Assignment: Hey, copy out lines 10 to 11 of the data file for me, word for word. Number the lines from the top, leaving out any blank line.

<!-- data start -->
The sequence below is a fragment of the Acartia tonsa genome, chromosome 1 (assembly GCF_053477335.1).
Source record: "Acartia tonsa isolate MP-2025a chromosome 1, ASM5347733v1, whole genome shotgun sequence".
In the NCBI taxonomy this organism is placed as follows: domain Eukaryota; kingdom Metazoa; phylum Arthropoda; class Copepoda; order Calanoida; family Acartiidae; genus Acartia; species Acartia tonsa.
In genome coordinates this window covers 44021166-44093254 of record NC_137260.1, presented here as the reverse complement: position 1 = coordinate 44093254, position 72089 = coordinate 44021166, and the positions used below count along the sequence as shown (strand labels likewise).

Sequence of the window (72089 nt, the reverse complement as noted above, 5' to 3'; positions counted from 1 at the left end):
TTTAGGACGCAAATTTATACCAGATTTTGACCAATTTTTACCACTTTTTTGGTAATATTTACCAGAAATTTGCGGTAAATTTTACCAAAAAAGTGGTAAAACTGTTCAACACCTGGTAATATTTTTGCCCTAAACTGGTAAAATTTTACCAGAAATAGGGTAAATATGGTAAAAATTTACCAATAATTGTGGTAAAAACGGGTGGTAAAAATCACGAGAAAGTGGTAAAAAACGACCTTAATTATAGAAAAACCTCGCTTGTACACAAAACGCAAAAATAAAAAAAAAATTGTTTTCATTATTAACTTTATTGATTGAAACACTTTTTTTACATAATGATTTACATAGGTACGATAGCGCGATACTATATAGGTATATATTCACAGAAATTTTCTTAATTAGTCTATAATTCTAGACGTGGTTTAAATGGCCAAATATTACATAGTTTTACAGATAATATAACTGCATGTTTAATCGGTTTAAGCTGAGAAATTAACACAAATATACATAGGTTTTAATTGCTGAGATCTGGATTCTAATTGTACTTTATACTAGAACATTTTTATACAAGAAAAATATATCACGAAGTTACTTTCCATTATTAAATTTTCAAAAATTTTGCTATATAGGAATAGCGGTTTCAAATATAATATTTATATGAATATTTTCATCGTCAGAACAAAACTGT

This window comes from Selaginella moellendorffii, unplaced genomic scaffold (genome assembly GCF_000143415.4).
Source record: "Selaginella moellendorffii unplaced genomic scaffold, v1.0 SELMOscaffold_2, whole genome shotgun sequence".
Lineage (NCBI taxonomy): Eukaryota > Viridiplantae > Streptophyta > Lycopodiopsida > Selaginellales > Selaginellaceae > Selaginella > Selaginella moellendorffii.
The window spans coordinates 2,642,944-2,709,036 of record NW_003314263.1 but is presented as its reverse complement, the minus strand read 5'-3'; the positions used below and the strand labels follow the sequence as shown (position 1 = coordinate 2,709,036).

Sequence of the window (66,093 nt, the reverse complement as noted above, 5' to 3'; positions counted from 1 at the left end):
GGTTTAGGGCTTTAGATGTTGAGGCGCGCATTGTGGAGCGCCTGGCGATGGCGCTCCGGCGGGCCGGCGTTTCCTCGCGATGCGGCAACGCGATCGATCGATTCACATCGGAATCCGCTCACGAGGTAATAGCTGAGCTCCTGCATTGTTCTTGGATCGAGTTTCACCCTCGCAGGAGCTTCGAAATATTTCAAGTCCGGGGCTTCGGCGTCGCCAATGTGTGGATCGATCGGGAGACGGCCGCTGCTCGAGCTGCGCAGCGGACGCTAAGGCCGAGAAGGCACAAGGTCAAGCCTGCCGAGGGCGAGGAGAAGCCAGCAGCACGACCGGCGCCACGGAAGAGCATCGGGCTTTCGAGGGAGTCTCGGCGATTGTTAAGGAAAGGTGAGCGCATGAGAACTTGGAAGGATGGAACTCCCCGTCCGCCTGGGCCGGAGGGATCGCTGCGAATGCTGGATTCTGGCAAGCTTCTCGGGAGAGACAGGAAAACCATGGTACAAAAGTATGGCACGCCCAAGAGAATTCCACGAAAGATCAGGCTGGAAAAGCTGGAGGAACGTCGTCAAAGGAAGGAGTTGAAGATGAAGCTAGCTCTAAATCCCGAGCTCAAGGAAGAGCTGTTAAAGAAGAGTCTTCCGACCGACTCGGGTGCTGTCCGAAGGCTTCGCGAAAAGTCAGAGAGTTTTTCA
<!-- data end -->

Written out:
The window spans coordinates 2,642,944-2,709,036 of record NW_003314263.1 but is presented as its reverse complement, the minus strand read 5'-3'; the positions used below and the strand labels follow the sequence as shown (position 1 = coordinate 2,709,036).

Sequence of the window (66,093 nt, the reverse complement as noted above, 5' to 3'; positions counted from 1 at the left end):